Snaggle wrote:I guess I was looking for more of a dialogue then if you don't like it, you can leave.
Likewise, should we just roll over and die in states like Illinois that do not afford its citizens 2a rights? I guess we could always tell them if they don't like it, they should leave.
The lotto has a proven track record of being profitable. Why not allow those that wish to participate, to do so?
This is one of those subjects that can be problematic to bring up as there are bound to be some strong opinions on each side, and really, our views on this subject have nothing to do with working together on RKBA. It would be unfortunate to damage relationships on RKBA over differences of opinion on matters that don't affect RKBA. That said, let me offer up the other perspective.
The genius of our federal constitution was the creation of one nation from 13 independent, sovereign states. Among those States were at least 3 or 4 distinct cultures; arguable more depending on how you define culture. I would start with manufacturing New England, shipping/commerce Middle Atlantic, and agricultural Southern (slave) states as the large divides with several sub-cultures possible.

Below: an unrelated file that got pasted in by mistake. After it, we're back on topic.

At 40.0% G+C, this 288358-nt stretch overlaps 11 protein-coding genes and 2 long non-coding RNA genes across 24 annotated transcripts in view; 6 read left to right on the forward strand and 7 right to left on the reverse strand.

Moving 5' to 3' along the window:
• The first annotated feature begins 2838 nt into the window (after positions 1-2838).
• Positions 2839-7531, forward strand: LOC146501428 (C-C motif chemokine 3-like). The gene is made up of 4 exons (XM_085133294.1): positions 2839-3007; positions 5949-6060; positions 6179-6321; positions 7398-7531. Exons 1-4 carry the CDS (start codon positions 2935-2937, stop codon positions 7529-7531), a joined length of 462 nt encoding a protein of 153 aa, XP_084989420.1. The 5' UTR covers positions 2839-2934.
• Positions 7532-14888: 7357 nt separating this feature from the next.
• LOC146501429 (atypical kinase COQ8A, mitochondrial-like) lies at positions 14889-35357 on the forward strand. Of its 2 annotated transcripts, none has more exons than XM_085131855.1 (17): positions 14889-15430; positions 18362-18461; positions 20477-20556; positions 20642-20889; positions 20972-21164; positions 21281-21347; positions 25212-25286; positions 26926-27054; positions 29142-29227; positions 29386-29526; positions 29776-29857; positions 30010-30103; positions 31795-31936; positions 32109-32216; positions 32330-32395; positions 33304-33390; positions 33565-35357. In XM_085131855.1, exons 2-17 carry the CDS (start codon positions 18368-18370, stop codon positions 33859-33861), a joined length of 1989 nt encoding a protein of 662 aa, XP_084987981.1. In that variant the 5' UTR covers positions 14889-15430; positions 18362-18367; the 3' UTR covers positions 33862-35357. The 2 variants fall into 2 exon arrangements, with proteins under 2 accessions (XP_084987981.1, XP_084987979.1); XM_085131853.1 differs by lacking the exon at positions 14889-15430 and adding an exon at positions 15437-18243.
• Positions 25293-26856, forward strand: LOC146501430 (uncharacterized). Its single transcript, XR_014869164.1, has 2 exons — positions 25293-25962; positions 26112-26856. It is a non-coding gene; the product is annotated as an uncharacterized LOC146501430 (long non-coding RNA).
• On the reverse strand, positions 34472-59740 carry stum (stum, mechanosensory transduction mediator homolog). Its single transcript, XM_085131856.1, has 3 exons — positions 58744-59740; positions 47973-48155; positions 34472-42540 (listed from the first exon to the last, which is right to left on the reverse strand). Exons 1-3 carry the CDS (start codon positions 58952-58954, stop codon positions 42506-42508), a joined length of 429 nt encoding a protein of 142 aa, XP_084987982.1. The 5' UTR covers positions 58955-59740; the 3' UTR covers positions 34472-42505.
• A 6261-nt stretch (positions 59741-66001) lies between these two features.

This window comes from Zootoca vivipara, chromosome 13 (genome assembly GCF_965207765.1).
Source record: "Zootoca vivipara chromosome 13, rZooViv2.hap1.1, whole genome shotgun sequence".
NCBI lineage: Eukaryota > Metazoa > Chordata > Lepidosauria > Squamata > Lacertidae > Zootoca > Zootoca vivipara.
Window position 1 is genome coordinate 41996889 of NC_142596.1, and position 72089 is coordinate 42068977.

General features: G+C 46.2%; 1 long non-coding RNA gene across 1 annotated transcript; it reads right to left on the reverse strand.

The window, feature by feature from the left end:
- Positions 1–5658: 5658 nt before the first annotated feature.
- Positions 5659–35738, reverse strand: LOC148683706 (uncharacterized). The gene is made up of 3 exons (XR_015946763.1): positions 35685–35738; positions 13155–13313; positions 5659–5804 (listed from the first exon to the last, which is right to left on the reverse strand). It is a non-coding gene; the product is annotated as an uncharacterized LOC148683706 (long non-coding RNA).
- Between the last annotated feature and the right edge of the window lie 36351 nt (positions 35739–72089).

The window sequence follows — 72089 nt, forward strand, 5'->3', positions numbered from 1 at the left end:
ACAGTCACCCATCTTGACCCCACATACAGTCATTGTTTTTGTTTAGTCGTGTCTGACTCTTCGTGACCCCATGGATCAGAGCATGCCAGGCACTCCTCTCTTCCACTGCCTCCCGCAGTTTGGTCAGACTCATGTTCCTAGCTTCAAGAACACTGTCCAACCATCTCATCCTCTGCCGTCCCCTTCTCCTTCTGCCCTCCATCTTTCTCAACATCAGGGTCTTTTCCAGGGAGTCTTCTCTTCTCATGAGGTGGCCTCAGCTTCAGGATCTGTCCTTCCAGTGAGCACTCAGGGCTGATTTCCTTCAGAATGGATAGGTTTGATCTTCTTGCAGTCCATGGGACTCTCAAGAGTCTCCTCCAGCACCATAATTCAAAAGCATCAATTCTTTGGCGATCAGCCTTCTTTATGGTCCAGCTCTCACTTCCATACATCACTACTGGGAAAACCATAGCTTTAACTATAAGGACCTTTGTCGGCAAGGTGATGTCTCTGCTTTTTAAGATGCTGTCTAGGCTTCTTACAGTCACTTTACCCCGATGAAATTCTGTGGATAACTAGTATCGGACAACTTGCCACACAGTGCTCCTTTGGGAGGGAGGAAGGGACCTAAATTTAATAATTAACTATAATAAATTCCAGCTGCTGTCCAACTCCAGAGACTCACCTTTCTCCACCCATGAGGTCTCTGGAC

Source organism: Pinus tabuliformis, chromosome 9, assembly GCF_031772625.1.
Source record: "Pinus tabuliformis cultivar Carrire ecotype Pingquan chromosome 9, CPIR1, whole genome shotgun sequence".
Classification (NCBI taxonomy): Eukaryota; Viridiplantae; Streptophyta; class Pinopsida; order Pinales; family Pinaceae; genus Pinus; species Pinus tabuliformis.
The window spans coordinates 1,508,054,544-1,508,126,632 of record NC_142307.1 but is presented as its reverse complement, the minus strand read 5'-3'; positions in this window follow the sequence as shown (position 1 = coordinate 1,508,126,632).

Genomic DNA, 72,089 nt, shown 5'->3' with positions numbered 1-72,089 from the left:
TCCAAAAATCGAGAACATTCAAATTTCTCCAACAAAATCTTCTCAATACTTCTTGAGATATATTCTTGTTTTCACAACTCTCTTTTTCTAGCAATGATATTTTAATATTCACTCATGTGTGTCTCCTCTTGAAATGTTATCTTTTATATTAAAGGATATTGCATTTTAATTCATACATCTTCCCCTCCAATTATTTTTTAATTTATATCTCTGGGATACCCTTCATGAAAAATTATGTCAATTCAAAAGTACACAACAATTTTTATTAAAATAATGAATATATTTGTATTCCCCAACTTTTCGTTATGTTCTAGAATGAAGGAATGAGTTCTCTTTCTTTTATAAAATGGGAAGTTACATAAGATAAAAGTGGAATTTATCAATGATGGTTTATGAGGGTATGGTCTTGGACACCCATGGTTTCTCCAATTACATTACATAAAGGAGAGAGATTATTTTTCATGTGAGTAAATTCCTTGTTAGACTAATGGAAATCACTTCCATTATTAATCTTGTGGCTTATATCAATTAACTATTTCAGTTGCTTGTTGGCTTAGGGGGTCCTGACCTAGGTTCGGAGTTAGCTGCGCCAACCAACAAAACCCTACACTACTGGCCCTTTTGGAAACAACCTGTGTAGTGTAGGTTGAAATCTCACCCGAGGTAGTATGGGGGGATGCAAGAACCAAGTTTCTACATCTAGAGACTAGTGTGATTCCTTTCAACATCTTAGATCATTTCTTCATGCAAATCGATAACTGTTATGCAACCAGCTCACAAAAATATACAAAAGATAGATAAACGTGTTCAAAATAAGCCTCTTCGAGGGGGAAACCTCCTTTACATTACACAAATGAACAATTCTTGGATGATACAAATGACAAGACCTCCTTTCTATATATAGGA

Point is, the United States of America were supposed to be a unification, but not complete dissolution of, several independent nations. There are a few, enumerated rights that every State is supposed to respect: freedom of religion, speech, assembly; right to due process, an attorney, presumption of innocence; right to keep and bear arms; etc. Under the 14th amendment, the federal government is charged with enforcing these rights against the States in favor of individuals when necessary. Under the 10th amendment, any powers not specifically delegated to the federal government, nor prohibited to the States, are reserved to the States or to the people individually.
Under the 21st amendment, for example, the individual States have virtually unlimited power to regulate or ban the sale and use of alcoholic beverages. Lacking some specific protection of an individual right to manufacture, trade in, or use alcoholic beverages within a State constitution then, the State has the explicit, reserved power to regulate or even ban alcohol. Simply put, majority rules on alcohol laws within each given State.